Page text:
You have got to love a country where they name their towns Gallon Jug, Doublehead Cabbage and Never Delay, and where they call the flowers "hot lips," "Polly redhead" and "stinking toe."
Add the world's second largest barrier reef, lush rain forests teeming with exotic flora and fauna and a generous share of ancient Mayan ruins to that easygoing sense of humor.
It's no wonder active travelers are putting Belize at the top of their "must see" lists.
Belize, formerly British Honduras and now a member of the British Commonwealth, is on the Caribbean, or east, coast of the Yucatan peninsula. This compact country measures roughly 65 miles wide and 180 miles long, and one is always within a day's drive of the Caribbean coast.
The warm, turquoise waters of the Caribbean, in fact, are what first attracted adventure seekers to Belize. In the 1970s, scuba divers and sport fishermen began arriving at the cays (pronounced keys) for a chance to experience the incredible abundance and variety of tropical fish and coral formations found along the 185-mile long reef (second in size only to Australia's Great Barrier Reef).
Diving and fishing off the cays still have their following, but travelers are discovering that mainland Belize offers a fascinating wealth of activities.
"The good thing about Belize is that you can still find real adventure. It's unspoiled," said Javier Gutierrez, the local guide who led our group of 15, organized by Backroads of Berkeley, Calif., on a walking tour through the inland mountains and rain forests.
We met Javier and our two American Backroads leaders at the Belize City airport. We, a mixed bag of couples and singles ranging from 30-something yuppies to 60-something retirees, hopped in a van for a hot, bumpy, three-hour drive west to the Maya Mountains.
Although relatively short, the distance proved deceptive. "It always takes longer than you expect," Javier cautioned. "None of our roads, except the main ones, are paved."
Relaxing with Jaguar Juice
Arriving at the Mountain Pine Ridge Forest Reserve, we eased ourselves into the laid-back Belizean lifestyle with a glass of Jaguar Juice. This rum and pineapple refresher welcomed us to Blancaneaux Lodge, our first stop, and until a few years ago the private retreat of owner and film director Francis Ford Coppola. The tranquil, isolated setting led from a gently rippling river through manicured flower gardens up to a hillside dotted with thatch-roofed cabanas and villas, each decorated with local materials.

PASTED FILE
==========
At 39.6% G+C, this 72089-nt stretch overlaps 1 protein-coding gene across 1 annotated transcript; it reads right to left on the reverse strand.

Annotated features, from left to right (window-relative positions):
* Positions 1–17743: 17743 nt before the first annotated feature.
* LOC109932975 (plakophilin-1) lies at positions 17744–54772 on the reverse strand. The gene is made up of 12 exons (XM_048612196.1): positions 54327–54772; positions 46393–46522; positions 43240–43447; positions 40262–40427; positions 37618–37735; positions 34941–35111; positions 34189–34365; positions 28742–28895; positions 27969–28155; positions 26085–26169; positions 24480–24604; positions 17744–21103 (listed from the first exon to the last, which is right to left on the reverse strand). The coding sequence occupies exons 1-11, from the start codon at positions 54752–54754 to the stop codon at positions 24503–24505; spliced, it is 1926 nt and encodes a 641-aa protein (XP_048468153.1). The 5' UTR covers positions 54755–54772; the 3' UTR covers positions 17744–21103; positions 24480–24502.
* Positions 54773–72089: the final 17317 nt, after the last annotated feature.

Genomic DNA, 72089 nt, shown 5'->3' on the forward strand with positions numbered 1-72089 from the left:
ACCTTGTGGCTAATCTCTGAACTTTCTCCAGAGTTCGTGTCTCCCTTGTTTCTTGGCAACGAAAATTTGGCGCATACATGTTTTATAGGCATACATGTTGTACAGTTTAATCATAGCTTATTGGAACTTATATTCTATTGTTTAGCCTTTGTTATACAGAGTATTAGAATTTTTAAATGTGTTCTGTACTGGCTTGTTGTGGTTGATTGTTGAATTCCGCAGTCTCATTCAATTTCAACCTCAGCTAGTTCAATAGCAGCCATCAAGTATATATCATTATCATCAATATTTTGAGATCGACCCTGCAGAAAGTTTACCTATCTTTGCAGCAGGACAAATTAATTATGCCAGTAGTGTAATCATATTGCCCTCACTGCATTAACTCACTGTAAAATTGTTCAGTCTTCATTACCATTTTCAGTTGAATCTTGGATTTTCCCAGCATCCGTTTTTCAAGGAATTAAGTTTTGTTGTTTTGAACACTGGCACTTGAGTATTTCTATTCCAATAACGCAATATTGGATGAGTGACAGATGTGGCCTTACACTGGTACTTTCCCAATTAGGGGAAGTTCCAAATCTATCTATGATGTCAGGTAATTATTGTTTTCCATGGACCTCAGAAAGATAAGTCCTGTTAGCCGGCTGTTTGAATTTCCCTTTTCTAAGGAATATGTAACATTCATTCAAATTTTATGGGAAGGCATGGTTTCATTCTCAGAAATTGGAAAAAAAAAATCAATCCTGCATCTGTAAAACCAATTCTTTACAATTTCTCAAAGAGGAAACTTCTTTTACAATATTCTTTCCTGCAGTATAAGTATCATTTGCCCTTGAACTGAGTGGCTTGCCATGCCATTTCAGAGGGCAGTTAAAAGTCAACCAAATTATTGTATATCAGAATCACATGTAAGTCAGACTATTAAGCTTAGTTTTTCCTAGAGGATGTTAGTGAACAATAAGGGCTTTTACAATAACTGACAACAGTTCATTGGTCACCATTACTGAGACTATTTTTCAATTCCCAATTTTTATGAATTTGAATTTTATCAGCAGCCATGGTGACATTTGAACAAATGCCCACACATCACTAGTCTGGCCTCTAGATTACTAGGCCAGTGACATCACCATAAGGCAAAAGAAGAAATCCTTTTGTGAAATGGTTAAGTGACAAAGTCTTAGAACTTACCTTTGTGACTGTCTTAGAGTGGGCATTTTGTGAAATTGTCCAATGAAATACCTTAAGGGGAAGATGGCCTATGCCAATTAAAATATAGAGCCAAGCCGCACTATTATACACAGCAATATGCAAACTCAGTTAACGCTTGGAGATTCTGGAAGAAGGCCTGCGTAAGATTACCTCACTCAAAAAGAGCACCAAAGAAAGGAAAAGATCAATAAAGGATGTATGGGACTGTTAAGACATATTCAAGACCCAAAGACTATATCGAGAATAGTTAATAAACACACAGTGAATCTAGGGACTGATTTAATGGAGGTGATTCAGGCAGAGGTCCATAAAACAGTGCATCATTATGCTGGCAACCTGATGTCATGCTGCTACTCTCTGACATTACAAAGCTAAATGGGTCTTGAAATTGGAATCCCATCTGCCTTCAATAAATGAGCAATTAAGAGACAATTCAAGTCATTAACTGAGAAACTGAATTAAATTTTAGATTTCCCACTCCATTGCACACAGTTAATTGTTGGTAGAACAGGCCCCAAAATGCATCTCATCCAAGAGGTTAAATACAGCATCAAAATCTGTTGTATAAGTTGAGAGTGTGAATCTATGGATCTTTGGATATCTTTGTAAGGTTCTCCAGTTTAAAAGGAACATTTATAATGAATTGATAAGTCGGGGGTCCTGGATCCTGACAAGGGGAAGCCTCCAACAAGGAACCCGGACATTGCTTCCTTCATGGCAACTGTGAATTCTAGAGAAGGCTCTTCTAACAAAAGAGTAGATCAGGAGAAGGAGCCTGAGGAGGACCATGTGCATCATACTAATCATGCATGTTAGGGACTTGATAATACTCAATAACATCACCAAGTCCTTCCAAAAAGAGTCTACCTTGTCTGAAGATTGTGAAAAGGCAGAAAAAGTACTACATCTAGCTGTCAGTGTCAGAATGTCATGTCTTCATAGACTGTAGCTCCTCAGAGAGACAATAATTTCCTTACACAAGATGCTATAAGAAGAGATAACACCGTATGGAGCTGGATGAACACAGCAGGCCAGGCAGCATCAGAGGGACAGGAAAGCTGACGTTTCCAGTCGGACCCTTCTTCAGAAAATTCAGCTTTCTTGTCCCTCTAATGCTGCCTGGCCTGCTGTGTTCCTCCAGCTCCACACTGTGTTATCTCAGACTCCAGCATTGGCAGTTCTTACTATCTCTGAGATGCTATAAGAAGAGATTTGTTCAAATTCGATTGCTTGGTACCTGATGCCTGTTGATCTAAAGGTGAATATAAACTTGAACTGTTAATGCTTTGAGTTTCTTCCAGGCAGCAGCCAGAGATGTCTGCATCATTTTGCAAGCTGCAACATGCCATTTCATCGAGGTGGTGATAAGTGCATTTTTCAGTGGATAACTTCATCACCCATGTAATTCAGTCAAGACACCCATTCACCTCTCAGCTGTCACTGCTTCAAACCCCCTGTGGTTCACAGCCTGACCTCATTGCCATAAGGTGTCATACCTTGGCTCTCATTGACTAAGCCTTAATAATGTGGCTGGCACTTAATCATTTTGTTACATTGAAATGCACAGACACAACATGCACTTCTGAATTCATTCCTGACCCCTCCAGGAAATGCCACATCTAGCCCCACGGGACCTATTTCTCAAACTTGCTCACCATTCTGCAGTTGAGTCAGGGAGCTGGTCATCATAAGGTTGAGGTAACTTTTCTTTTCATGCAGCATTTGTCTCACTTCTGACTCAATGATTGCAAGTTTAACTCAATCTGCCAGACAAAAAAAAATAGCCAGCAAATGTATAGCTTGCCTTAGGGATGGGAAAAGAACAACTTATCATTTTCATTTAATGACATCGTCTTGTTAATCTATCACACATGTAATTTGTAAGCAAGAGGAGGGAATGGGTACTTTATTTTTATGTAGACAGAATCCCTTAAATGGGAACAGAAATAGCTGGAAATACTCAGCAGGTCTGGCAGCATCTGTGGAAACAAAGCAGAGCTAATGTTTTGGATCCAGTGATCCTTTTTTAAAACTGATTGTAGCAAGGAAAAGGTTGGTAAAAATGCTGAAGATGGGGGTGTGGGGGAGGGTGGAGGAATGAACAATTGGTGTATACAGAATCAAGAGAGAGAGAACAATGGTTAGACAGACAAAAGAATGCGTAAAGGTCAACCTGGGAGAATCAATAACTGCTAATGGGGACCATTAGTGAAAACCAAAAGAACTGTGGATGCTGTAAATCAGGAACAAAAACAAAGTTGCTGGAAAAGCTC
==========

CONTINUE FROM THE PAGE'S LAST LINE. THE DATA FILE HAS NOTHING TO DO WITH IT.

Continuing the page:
Alternating between cool pine forest and steamy broadleaf jungle, the protected Mountain Pine Ridge and neighboring Hidden Valley Reserve beckoned us to lace up our hiking boots and explore the secluded trails. From high in the hills, shimmering waterfalls tumbled down sheer limestone cliffs, forming pristine pools in jungly basins below. After a day's trek through the rain forest, the lure of a dip under the dazzling Butterfly Falls proved irresistible.
The bird-watchers in our group uncovered a paradise with more than 200 species in this region alone. They watched rare king vultures gracefully circle nests perched precariously on the rocks beside King Vulture Falls. A lucky few got to see a pair of endangered orange-breasted falcons.
Given time, it would have been possible to spot other wildlife -- the puma, ocelot, tapir or elusive jaguar.
Ancient Mayan sites
Together with natural wonders, the jungles support equally intriguing human-made wonders. Of the 15 Mayan sites open to visitors, we opted for Caracol, rapidly emerging as the most significant. Discovered in 1937 by a resident harvesting gum from the sapodilla trees, Caracol stands at the end of a 30-mile dirt road, impassable in the rainy season.
In its heyday around 400 A.D., it housed an estimated population of 180,000. The site, now undergoing active excavation, contains an incredible 4,000 structures and covers some 55 square miles.
A strenuous climb up the steep stone stairs of the 139-foot-high Caana, or Sky Place, gave us a panoramic view and an indication why Mayan royalty rarely descended from their lofty living quarters to the plaza below.